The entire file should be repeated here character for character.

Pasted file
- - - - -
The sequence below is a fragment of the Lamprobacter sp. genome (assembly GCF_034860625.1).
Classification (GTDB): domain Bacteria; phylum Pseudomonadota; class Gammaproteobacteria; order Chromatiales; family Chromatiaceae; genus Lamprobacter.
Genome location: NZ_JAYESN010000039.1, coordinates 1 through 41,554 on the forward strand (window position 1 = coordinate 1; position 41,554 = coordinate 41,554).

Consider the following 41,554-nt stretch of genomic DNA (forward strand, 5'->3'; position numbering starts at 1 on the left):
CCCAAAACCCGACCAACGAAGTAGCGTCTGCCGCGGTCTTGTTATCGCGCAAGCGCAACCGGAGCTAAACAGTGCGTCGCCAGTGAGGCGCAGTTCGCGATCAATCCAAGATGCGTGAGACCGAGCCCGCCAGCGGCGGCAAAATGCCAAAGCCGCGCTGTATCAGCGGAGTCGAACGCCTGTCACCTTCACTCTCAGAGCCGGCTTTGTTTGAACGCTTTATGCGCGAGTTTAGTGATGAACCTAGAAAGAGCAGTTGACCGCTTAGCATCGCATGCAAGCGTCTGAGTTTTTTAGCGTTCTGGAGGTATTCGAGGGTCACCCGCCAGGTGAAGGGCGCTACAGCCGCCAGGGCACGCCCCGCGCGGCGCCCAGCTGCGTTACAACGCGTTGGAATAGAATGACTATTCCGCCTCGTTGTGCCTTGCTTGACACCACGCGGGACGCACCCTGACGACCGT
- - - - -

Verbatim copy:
The sequence below is a fragment of the Lamprobacter sp. genome (assembly GCF_034860625.1).
Classification (GTDB): domain Bacteria; phylum Pseudomonadota; class Gammaproteobacteria; order Chromatiales; family Chromatiaceae; genus Lamprobacter.
Genome location: NZ_JAYESN010000039.1, coordinates 1 through 41,554 on the forward strand (window position 1 = coordinate 1; position 41,554 = coordinate 41,554).

Consider the following 41,554-nt stretch of genomic DNA (forward strand, 5'->3'; position numbering starts at 1 on the left):
CCCAAAACCCGACCAACGAAGTAGCGTCTGCCGCGGTCTTGTTATCGCGCAAGCGCAACCGGAGCTAAACAGTGCGTCGCCAGTGAGGCGCAGTTCGCGATCAATCCAAGATGCGTGAGACCGAGCCCGCCAGCGGCGGCAAAATGCCAAAGCCGCGCTGTATCAGCGGAGTCGAACGCCTGTCACCTTCACTCTCAGAGCCGGCTTTGTTTGAACGCTTTATGCGCGAGTTTAGTGATGAACCTAGAAAGAGCAGTTGACCGCTTAGCATCGCATGCAAGCGTCTGAGTTTTTTAGCGTTCTGGAGGTATTCGAGGGTCACCCGCCAGGTGAAGGGCGCTACAGCCGCCAGGGCACGCCCCGCGCGGCGCCCAGCTGCGTTACAACGCGTTGGAATAGAATGACTATTCCGCCTCGTTGTGCCTTGCTTGACACCACGCGGGACGCACCCTGACGACCGT